The predictive value of gray matter atrophy in clinically isolated syndromes

Multiple Sclerosis Centre of Veneto Region, First Neurology Clinic, Department of Neurosciences, University Hospital of Padova, Via Giustiniani 5, 35128 Padova, Italy.
Neurology (Impact Factor: 8.29). 05/2011; 77(3):257-63. DOI: 10.1212/WNL.0b013e318220abd4
Source: PubMed


Although gray matter (GM) atrophy is recognized as a common feature of multiple sclerosis (MS), conflicting results have been obtained in patients with clinically isolated syndromes (CIS). Methodologic and clinical constraints may take account for literature discrepancies.
A total of 105 patients presenting with CIS and 42 normal controls (NC) were studied. At baseline, 65/105 patients with CIS met the criterion of dissemination in space of lesions (DIS+). All patients were clinically assessed by means of the Expanded Disability Status Scale every 6 months and underwent MRI evaluation at study entry and then annually for 4 years. Global and regional cortical thickness and deep GM atrophy were assessed using Freesurfer.
No significant reduction in GM atrophy was observed between the entire CIS group and the NC, excepting for the cerebellum cortical volume. When the 59 patients with CIS (46 DIS+, 13 DIS-) who converted to MS during the follow-up were compared to the NC, a significant atrophy in the precentral gyrus, superior frontal gyrus, thalamus, and putamen was observed (p ranging from 0.05 to 0.001). The multivariate analysis identified the atrophy of superior frontal gyrus, thalamus, and cerebellum as independent predictors of conversion to MS. CIS with atrophy of such areas had a double risk of conversion compared to DIS+ (odds ratio 9.6 vs 5.0).
Selective GM atrophy is relevant in patients with CIS who convert early to MS. The inclusion of GM analysis in the MS diagnostic workup is worthy of further investigation.

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    • "Therefore, the normal appearing WM (NAWM) pathology did not strictly parallel the level of disconnection within networks in our study. As neither regional macroscopic lesions nor regional NAWM damage fully explained resting state connectivity changes, the functional disconnection in associative networks could be related to GM pathology, which has already been proposed to act on cognitive dysfunction (Amato et al., 2007; Calabrese et al., 2011; Morgen et al., 2006). "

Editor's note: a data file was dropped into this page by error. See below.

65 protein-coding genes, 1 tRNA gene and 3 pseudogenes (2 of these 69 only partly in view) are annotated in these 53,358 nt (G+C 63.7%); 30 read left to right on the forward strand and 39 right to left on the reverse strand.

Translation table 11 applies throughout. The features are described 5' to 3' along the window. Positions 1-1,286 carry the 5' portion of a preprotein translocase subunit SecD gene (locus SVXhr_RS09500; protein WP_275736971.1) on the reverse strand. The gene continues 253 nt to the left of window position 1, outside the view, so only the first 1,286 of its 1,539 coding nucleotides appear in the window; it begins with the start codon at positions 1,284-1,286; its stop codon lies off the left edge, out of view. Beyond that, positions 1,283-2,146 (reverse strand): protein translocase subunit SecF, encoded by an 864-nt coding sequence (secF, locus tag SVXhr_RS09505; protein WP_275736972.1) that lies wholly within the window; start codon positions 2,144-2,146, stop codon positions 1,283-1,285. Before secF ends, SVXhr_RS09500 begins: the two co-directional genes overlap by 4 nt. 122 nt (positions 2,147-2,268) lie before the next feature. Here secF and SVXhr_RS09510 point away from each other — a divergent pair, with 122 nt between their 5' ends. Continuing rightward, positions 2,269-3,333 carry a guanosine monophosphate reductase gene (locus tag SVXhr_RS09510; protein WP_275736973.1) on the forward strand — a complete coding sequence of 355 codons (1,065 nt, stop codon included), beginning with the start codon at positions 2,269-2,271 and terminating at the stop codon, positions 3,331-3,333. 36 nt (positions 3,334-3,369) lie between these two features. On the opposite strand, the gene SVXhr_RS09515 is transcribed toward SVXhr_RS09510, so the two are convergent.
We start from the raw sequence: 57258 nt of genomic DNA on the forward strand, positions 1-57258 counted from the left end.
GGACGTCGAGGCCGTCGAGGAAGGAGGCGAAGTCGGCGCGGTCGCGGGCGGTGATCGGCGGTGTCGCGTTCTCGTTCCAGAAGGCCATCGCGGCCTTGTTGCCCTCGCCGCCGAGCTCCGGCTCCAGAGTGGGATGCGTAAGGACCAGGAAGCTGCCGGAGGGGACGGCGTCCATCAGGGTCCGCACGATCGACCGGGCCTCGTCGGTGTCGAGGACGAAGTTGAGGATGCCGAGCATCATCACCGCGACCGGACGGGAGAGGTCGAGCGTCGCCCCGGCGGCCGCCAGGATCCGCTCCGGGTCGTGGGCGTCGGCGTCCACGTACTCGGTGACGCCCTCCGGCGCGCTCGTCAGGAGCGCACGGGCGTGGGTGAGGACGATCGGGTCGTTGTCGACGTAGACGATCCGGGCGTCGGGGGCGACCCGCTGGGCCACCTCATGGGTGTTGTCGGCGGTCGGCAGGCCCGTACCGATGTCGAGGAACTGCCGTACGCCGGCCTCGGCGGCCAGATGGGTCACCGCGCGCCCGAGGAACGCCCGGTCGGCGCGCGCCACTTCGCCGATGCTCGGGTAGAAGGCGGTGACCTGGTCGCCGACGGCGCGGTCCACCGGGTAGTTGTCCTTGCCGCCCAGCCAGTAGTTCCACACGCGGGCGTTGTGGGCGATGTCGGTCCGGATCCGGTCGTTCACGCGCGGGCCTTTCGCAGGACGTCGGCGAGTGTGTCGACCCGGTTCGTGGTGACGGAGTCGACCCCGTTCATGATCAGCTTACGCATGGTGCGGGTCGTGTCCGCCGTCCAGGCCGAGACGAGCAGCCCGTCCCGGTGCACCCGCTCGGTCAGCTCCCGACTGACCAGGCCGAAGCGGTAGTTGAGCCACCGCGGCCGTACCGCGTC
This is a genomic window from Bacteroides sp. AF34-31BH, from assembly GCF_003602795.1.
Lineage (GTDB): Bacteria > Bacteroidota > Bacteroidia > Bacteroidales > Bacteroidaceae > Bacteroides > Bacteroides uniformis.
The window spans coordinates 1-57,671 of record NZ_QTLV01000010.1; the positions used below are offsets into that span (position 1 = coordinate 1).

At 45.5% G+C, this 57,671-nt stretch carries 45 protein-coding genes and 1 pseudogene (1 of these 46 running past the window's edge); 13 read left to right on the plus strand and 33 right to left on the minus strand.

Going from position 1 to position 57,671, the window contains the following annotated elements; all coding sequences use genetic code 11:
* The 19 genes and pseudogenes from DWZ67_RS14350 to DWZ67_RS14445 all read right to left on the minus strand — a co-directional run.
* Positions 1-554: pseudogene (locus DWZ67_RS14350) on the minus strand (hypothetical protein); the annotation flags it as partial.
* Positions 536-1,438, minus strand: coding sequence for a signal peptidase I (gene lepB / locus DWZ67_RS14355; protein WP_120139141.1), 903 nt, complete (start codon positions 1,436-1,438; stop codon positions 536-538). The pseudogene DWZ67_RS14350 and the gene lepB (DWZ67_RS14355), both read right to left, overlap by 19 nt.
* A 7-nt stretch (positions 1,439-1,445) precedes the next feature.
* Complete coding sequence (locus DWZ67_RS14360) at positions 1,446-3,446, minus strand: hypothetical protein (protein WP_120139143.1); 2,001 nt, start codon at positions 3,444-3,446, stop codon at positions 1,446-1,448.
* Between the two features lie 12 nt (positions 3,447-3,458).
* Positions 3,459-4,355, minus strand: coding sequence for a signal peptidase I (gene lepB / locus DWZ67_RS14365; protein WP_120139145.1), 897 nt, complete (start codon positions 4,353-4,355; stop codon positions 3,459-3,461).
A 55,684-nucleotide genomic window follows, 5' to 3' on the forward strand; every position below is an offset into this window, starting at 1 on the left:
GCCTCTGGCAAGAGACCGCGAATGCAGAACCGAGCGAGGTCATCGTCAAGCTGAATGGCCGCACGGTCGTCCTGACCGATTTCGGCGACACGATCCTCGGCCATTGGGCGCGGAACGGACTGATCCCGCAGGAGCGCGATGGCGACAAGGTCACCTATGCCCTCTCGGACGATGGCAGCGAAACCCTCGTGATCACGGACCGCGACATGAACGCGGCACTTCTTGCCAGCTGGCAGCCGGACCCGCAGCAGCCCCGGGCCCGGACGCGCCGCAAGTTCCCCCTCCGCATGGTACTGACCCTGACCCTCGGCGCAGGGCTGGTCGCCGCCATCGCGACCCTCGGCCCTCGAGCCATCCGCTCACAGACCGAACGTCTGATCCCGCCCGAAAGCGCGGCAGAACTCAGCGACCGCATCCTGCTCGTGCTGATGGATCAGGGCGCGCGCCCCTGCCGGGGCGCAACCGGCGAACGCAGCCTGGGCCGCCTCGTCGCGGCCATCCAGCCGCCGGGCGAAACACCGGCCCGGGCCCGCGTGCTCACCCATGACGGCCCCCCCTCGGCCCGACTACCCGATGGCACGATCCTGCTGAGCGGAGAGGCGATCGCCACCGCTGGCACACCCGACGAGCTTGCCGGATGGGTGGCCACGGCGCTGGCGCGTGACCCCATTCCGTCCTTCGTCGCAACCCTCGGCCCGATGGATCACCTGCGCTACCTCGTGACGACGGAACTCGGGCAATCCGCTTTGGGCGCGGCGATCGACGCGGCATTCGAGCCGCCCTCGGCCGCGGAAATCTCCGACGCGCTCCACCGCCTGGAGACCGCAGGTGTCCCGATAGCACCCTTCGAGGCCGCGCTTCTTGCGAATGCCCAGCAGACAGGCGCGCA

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    • "Determination of CL number and CL volume on DIR images and of volume of T2 WM lesions (T2WMLV) on FLAIR images was achieved by consensus of two experienced observers blind to patient identity and to the date of image acquisition, as previously described in detail (Calabrese et al., 2010) and in agreement with the recent MAGNIMS Study Group's recommendations (Geurts et al., 2011). Global and regional cortical thickness (CTh) (mean of right and left hemispheres) was performed on the volumetric FFE data sets by means of Freesurfer image analysis suite, as described in detail elsewhere (Calabrese et al., 2011). Spinal cord MRI included T1, T2, STIR and contrast enhancing T1 sequences. "
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    • "Some imaging studies suggest gray rather than white matter changes occur early, and predict the development of MS but other imaging studies are in conflict [2], [4]. "
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    ABSTRACT: The cause of multiple sclerosis (MS), its driving pathogenesis at the earliest stages, and what factors allow the first clinical attack to manifest remain unknown. Some imaging studies suggest gray rather than white matter may be involved early, and some postulate this may be predictive of developing MS. Other imaging studies are in conflict. To determine if there was objective molecular evidence of gray matter involvement in early MS we used high-resolution mass spectrometry to identify proteins in the cerebrospinal fluid (CSF) of first-attack MS patients (two independent groups) compared to established relapsing remitting (RR) MS and controls. We found that the CSF proteins in first-attack patients were differentially enriched for gray matter components (axon, neuron, synapse). Myelin components did not distinguish these groups. The results support that gray matter dysfunction is involved early in MS, and also may be integral for the initial clinical presentation.
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